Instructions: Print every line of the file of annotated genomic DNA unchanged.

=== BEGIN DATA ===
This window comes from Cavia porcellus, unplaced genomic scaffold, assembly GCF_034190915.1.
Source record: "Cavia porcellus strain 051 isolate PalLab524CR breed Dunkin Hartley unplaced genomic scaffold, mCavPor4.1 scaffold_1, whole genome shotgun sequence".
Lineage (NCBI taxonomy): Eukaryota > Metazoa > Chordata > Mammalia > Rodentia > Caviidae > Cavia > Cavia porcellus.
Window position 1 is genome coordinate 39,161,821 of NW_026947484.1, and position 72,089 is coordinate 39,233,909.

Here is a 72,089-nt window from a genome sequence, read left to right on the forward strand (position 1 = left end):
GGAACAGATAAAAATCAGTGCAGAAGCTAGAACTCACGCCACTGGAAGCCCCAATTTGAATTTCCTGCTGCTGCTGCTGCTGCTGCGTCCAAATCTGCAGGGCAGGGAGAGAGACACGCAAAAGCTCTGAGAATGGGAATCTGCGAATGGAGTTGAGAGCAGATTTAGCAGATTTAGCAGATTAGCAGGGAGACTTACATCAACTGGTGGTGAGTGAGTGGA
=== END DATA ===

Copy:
This window comes from Cavia porcellus, unplaced genomic scaffold, assembly GCF_034190915.1.
Source record: "Cavia porcellus strain 051 isolate PalLab524CR breed Dunkin Hartley unplaced genomic scaffold, mCavPor4.1 scaffold_1, whole genome shotgun sequence".
Lineage (NCBI taxonomy): Eukaryota > Metazoa > Chordata > Mammalia > Rodentia > Caviidae > Cavia > Cavia porcellus.
Window position 1 is genome coordinate 39,161,821 of NW_026947484.1, and position 72,089 is coordinate 39,233,909.

Here is a 72,089-nt window from a genome sequence, read left to right on the forward strand (position 1 = left end):
GGAACAGATAAAAATCAGTGCAGAAGCTAGAACTCACGCCACTGGAAGCCCCAATTTGAATTTCCTGCTGCTGCTGCTGCTGCTGCGTCCAAATCTGCAGGGCAGGGAGAGAGACACGCAAAAGCTCTGAGAATGGGAATCTGCGAATGGAGTTGAGAGCAGATTTAGCAGATTTAGCAGATTAGCAGGGAGACTTACATCAACTGGTGGTGAGTGAGTGGA